Learn about the memorable moments in the evolution of Harry Nilsson.

Nilsson Schmilsson


Harry Nilsson – Coconut (1971)

Nilsson was born in in 1941. His paternal grandparents were Swedish performers and dancers, especially known for their "aerial ballet" (which is the title of one of Nilsson's albums). His father, Harry Edward Nilsson Jr., abandoned the family when Harry was three years old. An autobiographical reference to this is found in the opening to Nilsson's song "1941":

Harry Edward Nilsson III (June 15, 1941 – January 15, 1994), usually credited as Nilsson, was an American who achieved the peak of his commercial success in the early 1970s. His work is characterized by pioneering experiments, returns to the , and fusions of .

Harry Nilsson – Me And My Arrow

Hall of Fame...what a joke. they should be ashamed to never have put harry nilsson in the hall of fame. winning grammys, writing top hits for other artists, doing a full length music cartoon, which schools still show to children. one of the greatest voices of the ROCK era.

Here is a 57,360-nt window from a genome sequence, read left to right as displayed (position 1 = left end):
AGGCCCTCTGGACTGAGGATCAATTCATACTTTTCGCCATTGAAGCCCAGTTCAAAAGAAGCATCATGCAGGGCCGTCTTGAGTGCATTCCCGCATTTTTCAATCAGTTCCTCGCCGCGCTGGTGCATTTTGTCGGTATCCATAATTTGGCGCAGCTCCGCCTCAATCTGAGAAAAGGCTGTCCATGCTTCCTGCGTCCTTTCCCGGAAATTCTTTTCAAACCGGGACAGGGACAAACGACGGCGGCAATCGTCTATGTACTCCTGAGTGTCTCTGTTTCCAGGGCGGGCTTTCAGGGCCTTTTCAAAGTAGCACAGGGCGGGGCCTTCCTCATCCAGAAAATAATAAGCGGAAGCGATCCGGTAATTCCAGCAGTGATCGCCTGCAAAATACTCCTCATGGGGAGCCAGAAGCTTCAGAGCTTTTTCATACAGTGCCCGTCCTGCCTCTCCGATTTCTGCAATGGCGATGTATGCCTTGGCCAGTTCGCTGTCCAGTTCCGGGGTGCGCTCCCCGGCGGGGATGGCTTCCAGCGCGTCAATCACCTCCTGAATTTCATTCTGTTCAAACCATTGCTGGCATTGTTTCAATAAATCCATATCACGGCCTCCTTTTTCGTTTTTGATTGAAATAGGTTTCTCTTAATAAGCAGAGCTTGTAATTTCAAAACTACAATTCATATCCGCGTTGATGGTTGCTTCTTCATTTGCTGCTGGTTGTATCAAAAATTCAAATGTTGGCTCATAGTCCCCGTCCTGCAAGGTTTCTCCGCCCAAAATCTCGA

Not to mention the Moody Blues. Rock of fame used to mean something. Im sure their staff is now of this newer generation whos music will be forgotten in a year. And rap is not rock. For us who grew up in the 60's 70's and even 80's our music lives still. shame on you Hall of Fame, you have lost respect for bad choices and judgement.

Posted by sharon unruh on Monday, 08.10.15 @ 11:47am

Fresh faced: Harry Nilsson in Central Park in the 60s.

Harry Nilsson’s records, especially the early ones, were deceptive; his sweet, mellow voice and musical facility made them feel effortless, as pretty and lightweight as bubbles. But he was sugar-coating complex emotional detail, a sleight of hand also employed by peers Brian Wilson and Randy Newman, whose work his resembles. On 1941, the second song on 1967 RCA debut Pandemonium Shadow Show, he sings of a boy born in 1941 whose father walks out three years later. It was Harry’s own story.

Now comes the turn of American songwriter Harry Nilsson who, despite a large back catalogue, is largely known for just a few songs: Without You (a cover of a Badfinger tune), Everybody’s Talkin’ (the theme tune, written by Fred Neil, of the movie Midnight Cowboy), and One (covered most famously perhaps by Aimee Mann on the soundtrack to the movie Magnolia).